According to the USGS, the single largest use of water in the United States goes towards the cooling of power plants, accounting for 49% of all freshwater withdrawals, surprisingly beating agricultural irrigation at 37%. In the water footprinting world there has been a great deal of dialogue on the water footprint of biofuels. However, little has been said about the large water footprint of other forms of energy production.
Dr. Peter Gleick, president of the Pacific Institute said, “in terms of energy, far more water is required for nuclear and fossil-fuel energy systems than for most renewable energy systems. Water availability will increasingly limit our energy choices as climate change accelerates and population continues to grow.”
Reviewing environmental data from a large UK energy producer, average water use varied dramatically depending on the power station type. Rough calculations comparing the water use per kwh produced showed that coal power stations used the least water per kwh, while peat power stations use the most. This data does not take into account the treated wastewater returned to the hydrological cycle and requires more information from the energy producer (tackling the E.ON switchboard is needless to say a Herculean task).
Looking at renewables, an article in the New York Times this week shared information that Pacific Gas and Electric (provider for northern and central California) had just announced that it would buy 500 megawatts of electricity from two solar power plant projects in the California desert. The plants use solar trough technology (solar power tech that uses parabolic mirrors to heat water, create steam and drive a turbine) with the ‘wet cooling’ technique (hot water flows through a cooling tower, where the excess heat is released to the atmosphere, and system water is lost to evaporation, requiring constant replacement) as opposed to ‘dry cooling’ (which uses fans and heat exchangers to reduce the temperature. Much less water is used (approx 90% less water) but the capital costs are greater and efficiencies are reduced.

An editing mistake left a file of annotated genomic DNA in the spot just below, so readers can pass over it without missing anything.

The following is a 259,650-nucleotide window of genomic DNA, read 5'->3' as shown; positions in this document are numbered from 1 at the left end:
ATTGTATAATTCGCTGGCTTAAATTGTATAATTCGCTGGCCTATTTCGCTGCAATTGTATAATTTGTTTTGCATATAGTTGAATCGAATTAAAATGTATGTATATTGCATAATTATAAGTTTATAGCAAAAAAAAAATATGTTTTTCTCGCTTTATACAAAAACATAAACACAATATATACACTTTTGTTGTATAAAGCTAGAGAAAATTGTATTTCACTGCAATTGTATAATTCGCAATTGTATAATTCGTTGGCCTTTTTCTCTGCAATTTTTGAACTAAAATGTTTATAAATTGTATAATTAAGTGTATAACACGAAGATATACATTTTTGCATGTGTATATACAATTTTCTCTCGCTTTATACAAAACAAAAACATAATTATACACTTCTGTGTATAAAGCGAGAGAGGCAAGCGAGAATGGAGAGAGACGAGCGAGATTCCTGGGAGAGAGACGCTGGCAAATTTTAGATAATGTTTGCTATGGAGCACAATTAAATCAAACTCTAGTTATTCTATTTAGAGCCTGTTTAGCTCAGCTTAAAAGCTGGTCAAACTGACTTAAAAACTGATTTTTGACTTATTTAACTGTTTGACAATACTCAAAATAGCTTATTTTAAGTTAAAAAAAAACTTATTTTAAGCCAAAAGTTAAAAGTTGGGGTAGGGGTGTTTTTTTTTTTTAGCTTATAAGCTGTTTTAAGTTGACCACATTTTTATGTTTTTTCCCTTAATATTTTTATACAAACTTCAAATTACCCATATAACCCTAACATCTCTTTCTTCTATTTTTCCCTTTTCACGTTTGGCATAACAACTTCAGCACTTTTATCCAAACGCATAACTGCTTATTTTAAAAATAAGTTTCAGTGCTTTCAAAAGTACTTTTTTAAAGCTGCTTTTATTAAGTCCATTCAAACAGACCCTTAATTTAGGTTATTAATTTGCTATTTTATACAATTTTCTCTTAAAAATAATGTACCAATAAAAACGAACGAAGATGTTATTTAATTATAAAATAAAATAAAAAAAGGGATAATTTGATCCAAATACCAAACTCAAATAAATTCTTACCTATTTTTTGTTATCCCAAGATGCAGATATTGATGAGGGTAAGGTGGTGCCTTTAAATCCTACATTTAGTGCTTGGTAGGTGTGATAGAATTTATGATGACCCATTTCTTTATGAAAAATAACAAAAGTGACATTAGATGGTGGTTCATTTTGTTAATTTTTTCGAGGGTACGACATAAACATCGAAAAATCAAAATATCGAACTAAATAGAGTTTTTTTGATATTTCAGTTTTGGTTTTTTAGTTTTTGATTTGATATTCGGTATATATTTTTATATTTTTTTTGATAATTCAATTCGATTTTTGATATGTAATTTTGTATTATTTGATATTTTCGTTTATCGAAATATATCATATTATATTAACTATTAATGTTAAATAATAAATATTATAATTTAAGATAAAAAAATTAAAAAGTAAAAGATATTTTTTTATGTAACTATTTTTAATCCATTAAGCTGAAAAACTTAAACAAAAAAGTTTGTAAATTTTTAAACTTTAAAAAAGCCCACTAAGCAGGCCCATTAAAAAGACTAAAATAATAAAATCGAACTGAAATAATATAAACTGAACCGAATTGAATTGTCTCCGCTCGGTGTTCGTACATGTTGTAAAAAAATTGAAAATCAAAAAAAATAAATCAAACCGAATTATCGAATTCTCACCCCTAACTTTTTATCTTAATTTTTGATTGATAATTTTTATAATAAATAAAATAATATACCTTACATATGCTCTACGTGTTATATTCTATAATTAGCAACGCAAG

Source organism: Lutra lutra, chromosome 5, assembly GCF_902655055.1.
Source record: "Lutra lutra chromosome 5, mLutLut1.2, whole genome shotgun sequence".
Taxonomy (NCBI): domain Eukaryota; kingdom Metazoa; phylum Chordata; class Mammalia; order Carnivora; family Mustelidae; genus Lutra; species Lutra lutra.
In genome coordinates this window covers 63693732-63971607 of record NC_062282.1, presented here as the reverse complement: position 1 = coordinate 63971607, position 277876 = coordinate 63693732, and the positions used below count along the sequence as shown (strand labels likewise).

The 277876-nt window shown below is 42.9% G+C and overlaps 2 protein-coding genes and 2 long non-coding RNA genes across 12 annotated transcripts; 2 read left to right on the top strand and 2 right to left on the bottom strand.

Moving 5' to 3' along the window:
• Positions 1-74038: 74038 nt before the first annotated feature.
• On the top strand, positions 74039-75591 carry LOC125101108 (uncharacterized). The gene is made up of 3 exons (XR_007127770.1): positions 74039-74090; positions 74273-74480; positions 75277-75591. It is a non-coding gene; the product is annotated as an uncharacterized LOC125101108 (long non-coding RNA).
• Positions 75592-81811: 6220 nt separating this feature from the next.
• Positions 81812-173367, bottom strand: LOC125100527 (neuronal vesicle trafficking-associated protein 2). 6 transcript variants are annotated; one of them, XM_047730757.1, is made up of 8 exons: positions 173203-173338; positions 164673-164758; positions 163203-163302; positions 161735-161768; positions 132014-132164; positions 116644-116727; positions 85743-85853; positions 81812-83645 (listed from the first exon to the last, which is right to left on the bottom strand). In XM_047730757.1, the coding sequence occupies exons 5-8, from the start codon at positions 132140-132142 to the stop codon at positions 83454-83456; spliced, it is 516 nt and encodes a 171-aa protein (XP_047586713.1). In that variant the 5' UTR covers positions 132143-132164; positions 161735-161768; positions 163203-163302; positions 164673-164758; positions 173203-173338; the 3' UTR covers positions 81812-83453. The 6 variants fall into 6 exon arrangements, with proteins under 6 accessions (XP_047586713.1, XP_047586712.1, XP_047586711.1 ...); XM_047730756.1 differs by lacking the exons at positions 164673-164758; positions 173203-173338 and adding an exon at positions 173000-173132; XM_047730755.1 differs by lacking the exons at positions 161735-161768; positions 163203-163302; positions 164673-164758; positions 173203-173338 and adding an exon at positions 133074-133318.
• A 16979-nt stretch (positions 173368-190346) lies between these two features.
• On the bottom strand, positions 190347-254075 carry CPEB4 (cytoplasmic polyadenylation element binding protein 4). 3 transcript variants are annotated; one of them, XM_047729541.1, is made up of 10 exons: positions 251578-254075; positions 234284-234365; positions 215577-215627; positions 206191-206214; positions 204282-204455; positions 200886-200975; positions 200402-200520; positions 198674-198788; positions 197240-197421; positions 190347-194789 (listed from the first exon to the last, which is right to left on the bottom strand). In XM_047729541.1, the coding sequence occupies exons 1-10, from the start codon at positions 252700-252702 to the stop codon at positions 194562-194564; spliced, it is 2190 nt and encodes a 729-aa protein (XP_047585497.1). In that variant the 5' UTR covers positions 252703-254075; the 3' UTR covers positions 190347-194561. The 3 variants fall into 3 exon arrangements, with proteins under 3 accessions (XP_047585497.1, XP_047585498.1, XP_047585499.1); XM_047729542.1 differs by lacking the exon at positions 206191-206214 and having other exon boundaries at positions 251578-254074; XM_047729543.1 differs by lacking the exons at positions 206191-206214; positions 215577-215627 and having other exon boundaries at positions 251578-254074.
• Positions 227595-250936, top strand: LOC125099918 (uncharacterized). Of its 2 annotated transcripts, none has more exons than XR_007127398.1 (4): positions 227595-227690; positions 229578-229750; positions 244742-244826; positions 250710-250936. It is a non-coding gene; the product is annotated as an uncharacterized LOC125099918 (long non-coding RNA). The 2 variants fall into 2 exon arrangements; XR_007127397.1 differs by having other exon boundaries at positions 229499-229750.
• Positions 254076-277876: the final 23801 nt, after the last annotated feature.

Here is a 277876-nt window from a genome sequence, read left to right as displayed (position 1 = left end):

The wet cooling is expected to use in the region of 4.9 billion litres of water a year, using between 5 and 20 percent (varies depending on the source of information) of this desert’s available water, posing a huge threat to water resources.
Solar trough plants are most effective in areas where the weather is hot but water is often scarce. For the plant operator, it makes neither environmental nor economical sense (in the long run) to wastewater, however the present day capital and operational costs of water cooling appear in many cases to exceed the price of water, and without supporting economics may restrict the use of closed loop or dry cooling systems.
According to the World Business Council of Sustainable Development, recent Californian Legislation has changed which allows renewable energy plants to use drinking water for cooling providing that certain conditions are met. This appears to be a step in the wrong direction, and according to Terry O’Brien, a California Energy Commission deputy director, removes incentives to minimise water use.
Water districts in California are starting to become more aware of to the heavy water use and are forcing energy companies to adopt water efficient technologies (as in the case of the Solar Millennium project in Ridgecrest, California which was refused the supply of 815 million gallons of water required by the plant). The price of water is generally low throughout the world, which does not reflect the true costs of water, and as a result does not act as a strong incentive to reduce consumption. Permits to operate and government restrictions do, however.
Power plants, whether fuelled by fossil fuels or renewables, will have to review water consumption as dependency becomes more critical and demand pressures increase.
A recent report published by Luxe Research “Global Energy: Unshackling Carbon from Water” has mapped out conventional and alternative energy sources against their water and CO2 intensity. This shows that many of the new energy sources and extraction methods may reduce carbon but are water heavy. The conclusions from the report found that;
- ‘Crude oil, diesel and gasoline are carbon-intensive but do not require much water
- Alternative fossil fuel sources, such as shale bed natural gas, coal to liquids and bitumen from tar sands perform worse on carbon, water or both
- Renewable fuels also have their demons, specifically biofuels derived from crops and other forms of biomass, which have low carbon impact but exact a much greater demand for water’
As renewables energies address the need for alternatives to fossil fuels, and go some way to reducing global warming, the thirst of this power production has the ability to increase water usage if policies and best practices do not demand water to be taken into account.
Efforts are being made in the industrial and agricultural sectors to increase efficiencies, reduce wastage, and implement more efficient plant engineering and technologies such as drip irrigation. However, the Pacific Institute recognises that there are sectors such as the power industry that continue to use water at the same volumes as 10 years ago. Households also play an important role in reducing water consumption.